NEW YORK/LONDON (Reuters) – The dollar slid to a two-month low, commodity prices jumped and major global equity indexes scaled new peaks on Friday after weak U.S. jobs data for April tamped down fears that a booming economy would ignite inflation and higher interest rates.FILE PHOTO: A street sign, Wall Street, is seen outside New York Stock Exchange (NYSE) in New York City, New York, U.S., January 3, 2019. REUTERS/Shannon Stapleton
The data eased worries the Federal Reserve would reduce its massive stimulus program anytime soon, while a top White House economic adviser said the report does not mean the Biden administration needs to change its policy course.
The yield on the benchmark 10-year U.S. Treasury note dropped to a two-month low of 1.469% and gold extended a rally that put it on track for its best week since November. Copper burst to a record peak, surpassing a high set a decade ago.
Nonfarm payrolls increased by only 266,000 jobs in April and data for March was revised down to show 770,000 jobs were added instead of 916,000 as previously reported. The report doused fears of an overheating economy that would spur inflation.
“Anybody who thought the Fed is going to be tapering sooner than later, that’s not happening,” said Joseph LaVorgna, chief economist for the Americas at Natixis in New York.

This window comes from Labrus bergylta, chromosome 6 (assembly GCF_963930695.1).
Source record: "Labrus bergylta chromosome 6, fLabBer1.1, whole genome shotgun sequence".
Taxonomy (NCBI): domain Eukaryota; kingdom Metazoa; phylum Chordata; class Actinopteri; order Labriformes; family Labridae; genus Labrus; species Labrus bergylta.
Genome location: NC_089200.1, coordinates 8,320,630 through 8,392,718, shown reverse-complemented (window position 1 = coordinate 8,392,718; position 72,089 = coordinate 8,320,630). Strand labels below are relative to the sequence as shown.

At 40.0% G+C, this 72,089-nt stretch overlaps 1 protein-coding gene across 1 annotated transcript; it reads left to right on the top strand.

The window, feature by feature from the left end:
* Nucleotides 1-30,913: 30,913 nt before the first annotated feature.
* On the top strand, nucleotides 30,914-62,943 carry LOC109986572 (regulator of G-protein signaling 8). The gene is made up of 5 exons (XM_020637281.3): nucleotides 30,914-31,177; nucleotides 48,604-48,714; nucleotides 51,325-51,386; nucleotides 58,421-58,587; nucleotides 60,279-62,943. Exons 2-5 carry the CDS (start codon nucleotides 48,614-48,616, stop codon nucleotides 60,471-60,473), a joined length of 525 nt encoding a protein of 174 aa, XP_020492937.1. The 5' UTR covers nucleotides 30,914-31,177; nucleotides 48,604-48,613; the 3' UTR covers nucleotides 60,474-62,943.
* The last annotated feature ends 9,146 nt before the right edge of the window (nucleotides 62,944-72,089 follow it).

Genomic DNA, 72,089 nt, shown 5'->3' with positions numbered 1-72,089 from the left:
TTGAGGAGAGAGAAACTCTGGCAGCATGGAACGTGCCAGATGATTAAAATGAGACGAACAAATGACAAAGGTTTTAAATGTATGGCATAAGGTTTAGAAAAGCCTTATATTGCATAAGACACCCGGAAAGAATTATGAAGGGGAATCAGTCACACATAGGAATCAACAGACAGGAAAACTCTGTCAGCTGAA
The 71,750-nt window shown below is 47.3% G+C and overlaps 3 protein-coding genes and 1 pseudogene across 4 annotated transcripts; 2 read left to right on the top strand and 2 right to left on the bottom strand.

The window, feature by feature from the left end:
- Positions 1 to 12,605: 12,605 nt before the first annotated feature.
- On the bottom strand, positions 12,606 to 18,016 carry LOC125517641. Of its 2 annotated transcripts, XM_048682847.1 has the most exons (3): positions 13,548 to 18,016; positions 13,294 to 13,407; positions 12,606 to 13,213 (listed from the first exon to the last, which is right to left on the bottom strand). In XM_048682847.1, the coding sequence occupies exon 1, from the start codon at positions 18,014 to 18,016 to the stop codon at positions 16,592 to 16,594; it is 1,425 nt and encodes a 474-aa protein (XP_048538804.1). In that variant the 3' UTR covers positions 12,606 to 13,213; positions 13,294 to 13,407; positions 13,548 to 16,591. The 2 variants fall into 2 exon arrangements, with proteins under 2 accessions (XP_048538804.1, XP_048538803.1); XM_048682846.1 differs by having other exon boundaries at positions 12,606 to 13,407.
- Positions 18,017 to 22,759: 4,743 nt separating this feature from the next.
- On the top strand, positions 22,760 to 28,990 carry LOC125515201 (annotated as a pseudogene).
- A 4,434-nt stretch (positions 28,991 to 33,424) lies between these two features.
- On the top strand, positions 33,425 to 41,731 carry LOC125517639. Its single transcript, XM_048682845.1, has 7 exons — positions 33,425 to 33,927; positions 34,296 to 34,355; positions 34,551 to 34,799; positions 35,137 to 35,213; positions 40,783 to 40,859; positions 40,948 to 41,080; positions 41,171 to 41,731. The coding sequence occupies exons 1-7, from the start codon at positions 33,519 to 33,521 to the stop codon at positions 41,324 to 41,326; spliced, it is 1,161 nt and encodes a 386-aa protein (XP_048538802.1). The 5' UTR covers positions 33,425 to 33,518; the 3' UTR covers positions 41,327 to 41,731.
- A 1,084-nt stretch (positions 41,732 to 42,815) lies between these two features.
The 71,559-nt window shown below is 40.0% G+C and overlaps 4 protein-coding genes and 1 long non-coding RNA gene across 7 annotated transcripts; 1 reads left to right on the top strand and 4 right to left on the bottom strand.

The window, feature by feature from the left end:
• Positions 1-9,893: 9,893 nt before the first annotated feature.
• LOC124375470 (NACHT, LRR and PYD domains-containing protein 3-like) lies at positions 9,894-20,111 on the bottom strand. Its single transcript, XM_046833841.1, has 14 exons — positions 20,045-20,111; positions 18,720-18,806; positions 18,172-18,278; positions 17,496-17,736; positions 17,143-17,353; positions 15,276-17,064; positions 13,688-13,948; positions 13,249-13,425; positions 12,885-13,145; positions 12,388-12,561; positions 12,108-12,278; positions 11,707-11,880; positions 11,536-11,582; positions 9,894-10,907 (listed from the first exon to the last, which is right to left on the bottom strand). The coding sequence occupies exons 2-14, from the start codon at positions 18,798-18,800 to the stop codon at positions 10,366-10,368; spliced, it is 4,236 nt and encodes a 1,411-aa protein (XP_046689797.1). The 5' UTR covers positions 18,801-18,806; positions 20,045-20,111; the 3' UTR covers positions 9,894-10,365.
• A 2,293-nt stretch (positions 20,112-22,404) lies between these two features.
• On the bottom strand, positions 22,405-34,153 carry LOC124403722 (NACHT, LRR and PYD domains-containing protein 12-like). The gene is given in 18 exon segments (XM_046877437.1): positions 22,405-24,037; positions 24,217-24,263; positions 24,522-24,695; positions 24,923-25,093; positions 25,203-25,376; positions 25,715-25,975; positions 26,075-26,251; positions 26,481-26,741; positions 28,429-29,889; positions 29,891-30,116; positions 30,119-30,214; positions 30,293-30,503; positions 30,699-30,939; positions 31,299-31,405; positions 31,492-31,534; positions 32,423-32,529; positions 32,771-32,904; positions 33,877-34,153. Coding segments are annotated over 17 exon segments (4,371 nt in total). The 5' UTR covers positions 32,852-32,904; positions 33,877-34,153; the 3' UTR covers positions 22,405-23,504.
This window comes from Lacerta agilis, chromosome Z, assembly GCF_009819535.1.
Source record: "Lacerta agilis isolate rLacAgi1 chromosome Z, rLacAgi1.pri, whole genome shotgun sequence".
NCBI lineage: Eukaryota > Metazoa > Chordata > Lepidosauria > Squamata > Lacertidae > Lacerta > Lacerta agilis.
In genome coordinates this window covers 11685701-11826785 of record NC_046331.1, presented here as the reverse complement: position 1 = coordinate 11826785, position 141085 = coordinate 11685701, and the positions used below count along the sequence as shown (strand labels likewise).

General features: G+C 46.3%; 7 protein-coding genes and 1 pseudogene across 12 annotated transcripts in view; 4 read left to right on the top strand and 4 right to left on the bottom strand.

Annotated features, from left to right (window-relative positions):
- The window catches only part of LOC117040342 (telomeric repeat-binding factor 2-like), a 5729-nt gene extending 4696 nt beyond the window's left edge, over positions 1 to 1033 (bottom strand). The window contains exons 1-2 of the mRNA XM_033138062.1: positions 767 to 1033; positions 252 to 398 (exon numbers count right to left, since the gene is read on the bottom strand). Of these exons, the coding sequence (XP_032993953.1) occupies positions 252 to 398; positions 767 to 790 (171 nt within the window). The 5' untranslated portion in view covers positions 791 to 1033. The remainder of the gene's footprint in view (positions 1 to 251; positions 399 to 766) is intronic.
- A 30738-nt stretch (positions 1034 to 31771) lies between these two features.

“There is no inflation coming on the labor side. The economy is booming, and the labor market recovery is still ongoing.”
MSCI’s benchmark for global equity markets rose 1.02% to 711.29. Europe’s broad FTSEurofirst 300 index added 0.84% to close at 1,712.4. Both indexes set new highs.
On Wall Street, the Dow Industrials and S&P 500 hit new peaks. The Dow Jones Industrial Average rose 0.45%, the S&P 500 gained 0.79% and the Nasdaq Composite added 1.32%, as low rates benefit high-growth technology firms.
Overnight in Asia, MSCI’s broadest index of Asia-Pacific shares outside Japan rose about 0.4%, while Japan’s Nikkei gained about 0.2%. Chinese blue chips closed 1.3% lower on the day.Slideshow ( 2 images )
MSCI’s emerging market currency index sailed to a new record high, lifted by the weaker dollar after the U.S. jobs data.
“The market expectation of super-high rates and a squeeze on inflation is going to go down by the wayside, and that obviously means more liquidity from the Fed,” said Boris Schlossberg, managing director of FX strategy at BK Asset Management.
“U.S. interest rates will stay at ultra-low levels for quite a while and that is going to keep the pressure on the dollar.”
The dollar index fell 0.704%, with the euro up 0.81% to $1.2162. The Japanese yen strengthened 0.51% versus the greenback at 108.51 per dollar.
Higher-rated euro zone bond yields dipped after the U.S. employment data missed expectations. Euro area benchmark German 10-year yields reversed earlier gains and were trading flat at -0.218%.
The 10-year U.S. Treasury yield rose 0.5 basis points to 1.5664%.
Oil prices were little changed as the COVID-19 crisis in India worsened, but prices were set for a weekly gain against the backdrop of optimism over a global economic recovery.
Brent crude futures rose $0.14 to $68.23 a barrel. U.S. crude futures gained $0.07 to $64.78 a barrel.
Spot gold prices rose $16.63 to $1,831.81 an ounce.
Aluminum prices approached levels last seen in 2018 and copper hit an all-time high as investors bet on a rapid global recovery from the pandemic, led by the United States. [MET/L] Iron ore futures also vaulted to a record high.
For a graphic on U.S. non-farm payrolls:
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